The Social Housing Cliff Edge

A review into income thresholds for local authority tenants will be too late for people who could see their rents increase this year. 

The issue was raised by Douglas North MHK David Ashford in Tynwald this week.

Mr Ashford has asked DoI Minister Chris Thomas what plans he has to revise the thresholds which only apply to social housing tenants. 

The thresholds were written into the Public Sector Housing Policy which was approved by Tynwald in 2019, though it has been in place since 2014. The thresholds are applied at the end of each fixed-term tenancy, usually five years. 

Mr Thomas said: ‘The Department of Infrastructure may only adjust the financial thresholds with the approval of Tynwald and a consultative process on the allocations policies is envisaged this year. Views from local authorities and others on other enhancements to the fixed-term tenancy policy will be sought including on potential revisions regarding lump sum payments and long-term savings, as well as how private market rents are tracked and applied within the policy.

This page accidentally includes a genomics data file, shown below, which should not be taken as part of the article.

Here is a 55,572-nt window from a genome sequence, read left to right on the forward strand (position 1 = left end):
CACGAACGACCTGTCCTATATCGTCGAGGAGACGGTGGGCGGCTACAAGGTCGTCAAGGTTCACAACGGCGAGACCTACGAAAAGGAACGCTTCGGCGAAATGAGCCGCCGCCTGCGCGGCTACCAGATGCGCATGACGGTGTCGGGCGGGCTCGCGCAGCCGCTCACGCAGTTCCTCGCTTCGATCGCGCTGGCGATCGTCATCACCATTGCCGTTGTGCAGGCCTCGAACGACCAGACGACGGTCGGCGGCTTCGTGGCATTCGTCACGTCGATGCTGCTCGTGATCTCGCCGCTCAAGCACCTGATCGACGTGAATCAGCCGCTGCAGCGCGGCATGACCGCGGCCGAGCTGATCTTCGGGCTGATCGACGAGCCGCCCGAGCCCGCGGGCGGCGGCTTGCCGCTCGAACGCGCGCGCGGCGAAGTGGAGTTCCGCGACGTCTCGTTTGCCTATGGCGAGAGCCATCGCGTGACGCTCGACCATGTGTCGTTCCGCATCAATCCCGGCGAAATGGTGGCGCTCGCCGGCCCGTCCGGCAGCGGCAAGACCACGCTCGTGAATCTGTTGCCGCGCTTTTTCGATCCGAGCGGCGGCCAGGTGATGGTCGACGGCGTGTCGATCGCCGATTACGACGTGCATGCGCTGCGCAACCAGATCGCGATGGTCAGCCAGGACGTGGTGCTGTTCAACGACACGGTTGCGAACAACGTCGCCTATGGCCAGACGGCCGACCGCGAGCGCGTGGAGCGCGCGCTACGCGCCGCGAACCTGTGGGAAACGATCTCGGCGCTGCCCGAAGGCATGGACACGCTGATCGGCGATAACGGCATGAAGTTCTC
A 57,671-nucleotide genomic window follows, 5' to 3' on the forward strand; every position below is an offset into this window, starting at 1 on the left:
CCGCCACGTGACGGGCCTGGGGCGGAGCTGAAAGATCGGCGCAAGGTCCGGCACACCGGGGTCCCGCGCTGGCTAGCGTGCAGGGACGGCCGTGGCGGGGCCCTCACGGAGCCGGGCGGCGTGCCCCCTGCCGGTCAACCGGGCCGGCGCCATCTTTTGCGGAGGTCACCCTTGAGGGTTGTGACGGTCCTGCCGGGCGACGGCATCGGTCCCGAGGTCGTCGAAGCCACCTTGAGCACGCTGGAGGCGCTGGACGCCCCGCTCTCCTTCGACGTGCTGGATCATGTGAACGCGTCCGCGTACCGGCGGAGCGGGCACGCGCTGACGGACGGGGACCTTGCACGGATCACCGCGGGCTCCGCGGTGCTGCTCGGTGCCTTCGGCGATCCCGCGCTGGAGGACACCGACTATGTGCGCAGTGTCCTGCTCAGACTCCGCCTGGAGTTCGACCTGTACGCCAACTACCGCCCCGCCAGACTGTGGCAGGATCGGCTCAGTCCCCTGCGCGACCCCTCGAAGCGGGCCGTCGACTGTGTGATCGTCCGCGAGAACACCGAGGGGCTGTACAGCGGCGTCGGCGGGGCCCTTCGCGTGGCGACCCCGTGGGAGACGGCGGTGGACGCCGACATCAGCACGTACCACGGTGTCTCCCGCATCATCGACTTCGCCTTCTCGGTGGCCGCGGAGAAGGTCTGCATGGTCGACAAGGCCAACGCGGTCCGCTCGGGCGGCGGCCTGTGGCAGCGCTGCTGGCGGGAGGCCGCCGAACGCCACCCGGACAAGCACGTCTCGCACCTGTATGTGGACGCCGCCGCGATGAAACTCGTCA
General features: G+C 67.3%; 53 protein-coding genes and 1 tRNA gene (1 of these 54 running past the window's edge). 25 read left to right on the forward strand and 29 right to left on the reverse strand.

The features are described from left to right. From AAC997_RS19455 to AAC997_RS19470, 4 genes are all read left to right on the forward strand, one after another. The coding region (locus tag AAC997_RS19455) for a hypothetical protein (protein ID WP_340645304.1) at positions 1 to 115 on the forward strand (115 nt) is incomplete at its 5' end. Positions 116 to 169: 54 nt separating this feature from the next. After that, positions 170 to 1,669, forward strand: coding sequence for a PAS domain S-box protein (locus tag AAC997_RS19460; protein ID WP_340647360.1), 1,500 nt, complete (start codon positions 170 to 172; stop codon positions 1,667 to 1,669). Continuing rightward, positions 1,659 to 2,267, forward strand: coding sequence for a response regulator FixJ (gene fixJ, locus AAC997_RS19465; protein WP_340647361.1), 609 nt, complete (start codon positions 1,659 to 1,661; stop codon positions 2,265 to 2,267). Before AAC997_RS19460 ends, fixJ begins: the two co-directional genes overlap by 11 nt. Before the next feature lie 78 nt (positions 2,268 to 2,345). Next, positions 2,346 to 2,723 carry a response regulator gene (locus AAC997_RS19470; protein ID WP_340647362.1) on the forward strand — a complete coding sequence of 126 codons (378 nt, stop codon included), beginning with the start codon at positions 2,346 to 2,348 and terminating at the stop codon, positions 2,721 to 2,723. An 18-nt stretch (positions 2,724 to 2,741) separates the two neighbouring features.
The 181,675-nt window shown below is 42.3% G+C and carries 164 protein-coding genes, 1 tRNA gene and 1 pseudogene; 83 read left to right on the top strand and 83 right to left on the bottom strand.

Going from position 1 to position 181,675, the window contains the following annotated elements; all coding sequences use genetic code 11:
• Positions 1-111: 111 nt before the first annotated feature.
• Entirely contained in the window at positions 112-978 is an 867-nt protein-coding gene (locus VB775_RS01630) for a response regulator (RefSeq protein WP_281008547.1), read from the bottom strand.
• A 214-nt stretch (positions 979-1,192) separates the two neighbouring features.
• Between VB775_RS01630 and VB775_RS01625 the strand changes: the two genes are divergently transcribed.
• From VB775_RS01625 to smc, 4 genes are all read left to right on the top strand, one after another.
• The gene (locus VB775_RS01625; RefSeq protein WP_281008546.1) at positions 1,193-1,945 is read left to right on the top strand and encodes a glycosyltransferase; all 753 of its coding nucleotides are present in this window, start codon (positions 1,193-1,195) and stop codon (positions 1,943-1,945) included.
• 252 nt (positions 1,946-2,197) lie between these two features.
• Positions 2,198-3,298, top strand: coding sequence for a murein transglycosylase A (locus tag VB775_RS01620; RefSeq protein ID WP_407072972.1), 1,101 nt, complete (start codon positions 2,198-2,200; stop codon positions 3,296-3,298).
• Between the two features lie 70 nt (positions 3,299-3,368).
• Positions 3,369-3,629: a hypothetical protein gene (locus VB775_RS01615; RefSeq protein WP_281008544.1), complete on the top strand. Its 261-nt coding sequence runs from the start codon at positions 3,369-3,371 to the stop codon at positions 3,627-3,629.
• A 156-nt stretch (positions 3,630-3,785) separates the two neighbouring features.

‘It is intended that a policy result which is flexible in a wider range of circumstances, whilst ensuring that affordable housing is made available to those applicants most in need.’

Too Late

However, while Mr Ashford welcomed the review, he said it ‘does not really help those tenants whose are up for review now’.

The former treasury minister said that he had become aware of people living in social housing who, as a result of these thresholds, are ‘looking to limit their income in order to get the lower level of rent’.

Mr Ashford added: ‘So at a time of skill shortages in certain sectors of the economy and also a high vacancy rate, this policy now, where the amounts have been written into legislation so it means that they cannot easily be changed, is actually disincentivising economic activity amongst those who are currently tenants.’

He asked Mr Thomas if this process could be sped up to help these tenants.

The DoI Minister said that it is an accelerated policy and one which the DoI, Housing and Communities Board and the Treasury are working together on and one that was raised by Ayre and Michael MHK Tim Johnston.

Mr Ashford later said: ‘Would the Minister also agree with me, that actually, currently, the entire policy gives cliff edges; so a single individual, if they are earning £33,000, their rent under current review would go up to 80% of the market value of that property, but if you are a single individual earning £58,000 your rent would also go up to 80% of market value, exactly the same despite the fact you are earning substantially more than the other person?’

Mr Thomas agreed with Mr Ashford that the principle is unfair and, to the laughter of members, said he is ‘so glad that the 815 dream team is now in place’.